Some of the eyesores also include the Bay Court Hotel, the Bryntyrion (sic) Hotel and the Beauchelles Hotel, which Cllr Durkin says are letting the village down.'”
It could be that companies were being set up, and property bought, to launder money. Such things happen.
The image below, from Google, was captured in July 2016. It would appear to show some plan to develop the Glynllifon site as apartments and holiday cottages, perhaps by Ocean & Country Developments Ltd.
The Boshells, or Beauchelles, appear to have moved back to north west England.
The empty and semi-derelict Glynllifon Hotel has now been bought by Glynllifon Ltd and Neil Moir. So who exactly is he?
THE winner of top TV quiz Who Wants To Be A Millionaire is set to lose his fortune – because he is a crook.
Millions saw 51-year-old Neil Muir land a £64,000 prize this week. But under the programme’s rules he is BANNED from entering.
Muir has convictions for theft, deception and forgery. And Rule 6 says: “You must… have no criminal convictions (subject to the Rehabilitation of Offenders Act 1974).” London TV company Celador launched an investigation yesterday.
Although his roots seem to be in north west England Moir is, I believe, living on Ynys Môn. In Bodorgan, on the opposite side of the island to Marianglas.
In recent days the Glynllifon Hotel has been in the news because the planned development – if it’s not another money laundering operation! – plans to open under the ‘Traeth Bychan Heights’ label. This has upset many locals angry at so many traditional names being lost.
(Bryn Llys has been renamed ‘Snowdon Summit View’.)
Now what interest would Shane Baker have in the Marianglas / Benllech area? Silly me! – it’s where the police found his boss John Joseph Duggan hiding out. Though given what we now know about the area I can’t help wondering who owned the property in which Duggan was hiding.
I’m sure I’ll return to this story in future posts. If anyone has more information, then get in touch.
Toy trains, ‘investment’ holiday homes, Tory MPs’ property empires, envirocolonists and outright crooks are just the same monster glimpsed in different lights. All elements of a colonial system that no longer simply exploits but also destroys.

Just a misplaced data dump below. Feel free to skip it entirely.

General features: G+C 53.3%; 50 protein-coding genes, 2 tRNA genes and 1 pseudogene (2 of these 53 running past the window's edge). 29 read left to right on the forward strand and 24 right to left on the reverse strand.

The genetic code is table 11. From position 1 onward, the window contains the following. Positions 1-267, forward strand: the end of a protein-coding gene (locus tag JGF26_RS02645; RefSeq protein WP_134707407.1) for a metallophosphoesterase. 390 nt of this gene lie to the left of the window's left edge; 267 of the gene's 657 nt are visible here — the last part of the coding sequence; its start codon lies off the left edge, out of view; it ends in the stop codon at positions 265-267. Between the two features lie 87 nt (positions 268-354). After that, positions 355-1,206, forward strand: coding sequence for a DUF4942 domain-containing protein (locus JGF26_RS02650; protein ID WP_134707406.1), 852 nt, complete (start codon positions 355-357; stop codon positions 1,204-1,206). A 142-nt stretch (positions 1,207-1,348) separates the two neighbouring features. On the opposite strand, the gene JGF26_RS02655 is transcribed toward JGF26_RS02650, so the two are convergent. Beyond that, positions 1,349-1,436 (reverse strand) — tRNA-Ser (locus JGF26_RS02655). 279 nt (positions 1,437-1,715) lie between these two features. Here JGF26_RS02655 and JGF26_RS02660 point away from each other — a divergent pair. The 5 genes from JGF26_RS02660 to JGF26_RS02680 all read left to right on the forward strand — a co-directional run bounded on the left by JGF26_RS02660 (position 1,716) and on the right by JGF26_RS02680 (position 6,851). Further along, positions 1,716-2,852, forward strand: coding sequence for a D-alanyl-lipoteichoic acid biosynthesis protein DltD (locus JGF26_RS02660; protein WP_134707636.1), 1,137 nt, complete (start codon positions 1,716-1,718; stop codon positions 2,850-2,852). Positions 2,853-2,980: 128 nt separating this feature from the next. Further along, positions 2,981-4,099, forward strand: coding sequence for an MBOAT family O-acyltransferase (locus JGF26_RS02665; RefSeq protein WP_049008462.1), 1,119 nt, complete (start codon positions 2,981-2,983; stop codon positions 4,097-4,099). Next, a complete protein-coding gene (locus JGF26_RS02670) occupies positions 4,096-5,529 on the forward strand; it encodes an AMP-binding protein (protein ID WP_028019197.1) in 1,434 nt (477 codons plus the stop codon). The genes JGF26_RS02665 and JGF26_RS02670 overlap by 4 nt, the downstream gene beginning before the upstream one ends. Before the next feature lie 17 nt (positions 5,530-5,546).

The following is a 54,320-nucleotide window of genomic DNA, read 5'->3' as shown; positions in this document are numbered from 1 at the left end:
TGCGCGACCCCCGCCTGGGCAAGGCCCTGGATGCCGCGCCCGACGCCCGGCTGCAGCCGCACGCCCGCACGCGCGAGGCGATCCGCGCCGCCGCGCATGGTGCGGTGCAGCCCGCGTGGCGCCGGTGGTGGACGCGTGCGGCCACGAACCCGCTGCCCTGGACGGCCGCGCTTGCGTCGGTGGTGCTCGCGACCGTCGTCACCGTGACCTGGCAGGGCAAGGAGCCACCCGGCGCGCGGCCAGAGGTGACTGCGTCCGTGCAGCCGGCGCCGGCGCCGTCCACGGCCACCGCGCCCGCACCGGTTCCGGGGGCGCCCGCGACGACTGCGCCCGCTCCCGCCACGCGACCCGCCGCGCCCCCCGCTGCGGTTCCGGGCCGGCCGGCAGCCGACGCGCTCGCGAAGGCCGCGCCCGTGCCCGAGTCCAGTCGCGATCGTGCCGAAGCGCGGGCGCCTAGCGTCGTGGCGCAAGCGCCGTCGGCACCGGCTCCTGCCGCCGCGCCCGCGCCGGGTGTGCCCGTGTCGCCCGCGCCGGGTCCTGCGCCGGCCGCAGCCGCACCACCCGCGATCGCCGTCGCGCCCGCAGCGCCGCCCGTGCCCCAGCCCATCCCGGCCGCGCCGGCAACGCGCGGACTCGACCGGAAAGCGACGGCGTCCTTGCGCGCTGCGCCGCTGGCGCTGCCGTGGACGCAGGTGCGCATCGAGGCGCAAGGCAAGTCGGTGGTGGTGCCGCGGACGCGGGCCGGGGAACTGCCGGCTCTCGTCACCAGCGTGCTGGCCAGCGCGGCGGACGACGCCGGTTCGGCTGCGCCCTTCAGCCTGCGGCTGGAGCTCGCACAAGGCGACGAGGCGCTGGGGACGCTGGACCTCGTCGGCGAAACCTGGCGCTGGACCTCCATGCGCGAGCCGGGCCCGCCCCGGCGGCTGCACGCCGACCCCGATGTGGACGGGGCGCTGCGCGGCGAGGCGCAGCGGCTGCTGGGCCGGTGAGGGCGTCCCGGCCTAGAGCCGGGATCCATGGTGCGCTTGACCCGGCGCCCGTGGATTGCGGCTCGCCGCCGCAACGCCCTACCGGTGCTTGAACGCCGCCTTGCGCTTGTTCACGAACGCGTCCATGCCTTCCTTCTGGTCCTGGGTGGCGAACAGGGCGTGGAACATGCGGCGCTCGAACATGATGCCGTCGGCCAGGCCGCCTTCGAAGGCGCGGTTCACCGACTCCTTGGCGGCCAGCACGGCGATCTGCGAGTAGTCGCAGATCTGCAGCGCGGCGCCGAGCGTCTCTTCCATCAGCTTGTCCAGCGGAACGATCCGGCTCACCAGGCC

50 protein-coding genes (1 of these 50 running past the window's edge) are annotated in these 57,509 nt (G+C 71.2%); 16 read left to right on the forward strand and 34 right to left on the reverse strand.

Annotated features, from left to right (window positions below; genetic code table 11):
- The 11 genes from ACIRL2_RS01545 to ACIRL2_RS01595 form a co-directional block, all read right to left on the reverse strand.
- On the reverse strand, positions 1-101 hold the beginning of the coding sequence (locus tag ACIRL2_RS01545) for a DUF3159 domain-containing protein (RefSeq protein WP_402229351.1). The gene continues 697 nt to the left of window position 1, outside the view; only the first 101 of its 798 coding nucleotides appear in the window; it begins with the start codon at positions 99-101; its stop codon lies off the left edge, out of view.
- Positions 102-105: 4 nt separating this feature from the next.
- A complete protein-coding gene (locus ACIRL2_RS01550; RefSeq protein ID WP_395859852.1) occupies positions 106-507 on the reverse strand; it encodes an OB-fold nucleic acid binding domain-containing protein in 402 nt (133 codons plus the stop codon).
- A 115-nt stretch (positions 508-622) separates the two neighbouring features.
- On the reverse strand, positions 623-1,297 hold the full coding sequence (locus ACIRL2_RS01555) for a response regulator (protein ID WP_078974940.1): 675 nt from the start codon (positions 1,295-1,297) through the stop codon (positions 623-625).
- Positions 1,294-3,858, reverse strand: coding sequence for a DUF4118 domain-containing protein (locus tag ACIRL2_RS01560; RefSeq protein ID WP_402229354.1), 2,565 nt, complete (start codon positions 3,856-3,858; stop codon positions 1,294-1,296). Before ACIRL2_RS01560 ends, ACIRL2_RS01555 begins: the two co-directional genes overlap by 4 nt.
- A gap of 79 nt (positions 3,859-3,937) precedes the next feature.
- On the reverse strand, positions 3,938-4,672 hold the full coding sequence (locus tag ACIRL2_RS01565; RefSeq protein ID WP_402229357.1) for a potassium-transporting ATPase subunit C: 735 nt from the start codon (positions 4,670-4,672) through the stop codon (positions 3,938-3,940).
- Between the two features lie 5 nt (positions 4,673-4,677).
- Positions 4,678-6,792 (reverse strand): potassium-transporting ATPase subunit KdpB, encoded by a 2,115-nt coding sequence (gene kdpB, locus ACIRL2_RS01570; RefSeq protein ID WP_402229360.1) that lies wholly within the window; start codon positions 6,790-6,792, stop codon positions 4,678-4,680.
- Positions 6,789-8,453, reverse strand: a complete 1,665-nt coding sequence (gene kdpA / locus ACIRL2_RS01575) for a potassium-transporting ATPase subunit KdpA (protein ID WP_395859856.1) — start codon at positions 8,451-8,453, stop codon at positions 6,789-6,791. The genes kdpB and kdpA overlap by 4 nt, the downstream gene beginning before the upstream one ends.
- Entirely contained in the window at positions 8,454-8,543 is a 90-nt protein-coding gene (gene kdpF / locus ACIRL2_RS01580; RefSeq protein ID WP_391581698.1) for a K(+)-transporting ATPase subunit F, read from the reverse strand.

Either we start taking back control, from those you’ve read about, and from those who refuse to take action against them, or it will be victory for Shane Baker and those who agree that doing away with everything that makes us Welsh is progress.
PLEASE APPRECIATE THAT I GET SENT MORE INFORMATION AND LEADS THAN I CAN USE. I TRY TO RESPOND TO EVERYONE WHO CONTACTS ME BUT I CANNOT POSSIBLY USE EVERY BIT OF INFORMATION I’M SENT. DIOLCH YN FAWR
You will recall that last week I planned on giving you a few reports from here and there, but one just grew to the point where it took over? Well, would you believe it – the same thing has happened again this week!
The purpose of this piece is two-fold. First, to bring you up to date with recent developments; second, to take a fuller look at the background and those involved in the recent acquisition of more land.
To cut a long story short . . . Bryn Llys was a traditional smallholding near the village of Nebo, not far from Caernarfon. Then it was bought by a gang of fraudsters from West Yorkshire. To launder the proceeds of crime they went on a building spree.
The head of the gang is perhaps John Joseph Duggan. I say ‘perhaps’, because with him being in prison quite often, or on the run, business seems to be handled by his son, Jonathan James Duggan.
Because neither Duggan is officially supposed to have any money, Bryn Llys is, for the Land Registry record, owned by their associate Andrew Battye.
Explained in this piece from March, ‘Bryn Llys, unravelling’. (And earlier pieces. Just type ‘Bryn Llys’ into the search box atop the sidebar.)
Before going away for his most recent period of incarceration Duggan senior brought a bit of excitement to sleepy Benllech when police swooped to arrest him. (Police always ‘swoop’ in situations like that.)
On paper, Battye is central to the whole operation, but in the real world, as observers testify, he cuts a rather sorry and peripheral figure. At best, a decoy; at worst – for him! – the fall guy.
Desperation to move money combined with a total absence of taste resulted in an ‘extension’ to Bryn Llys in a style that I would describe as Dickensian workhouse. This soon dwarfed the original building and it was put on the market last year – as ‘Snowdon Summit View’ – for £850,000.
There were no takers, so it went to auction in February with a guide price of £650,000. Again, no takers. There’s a lesson here, one that those involved may be too stupid to learn. So let me spell it out for them.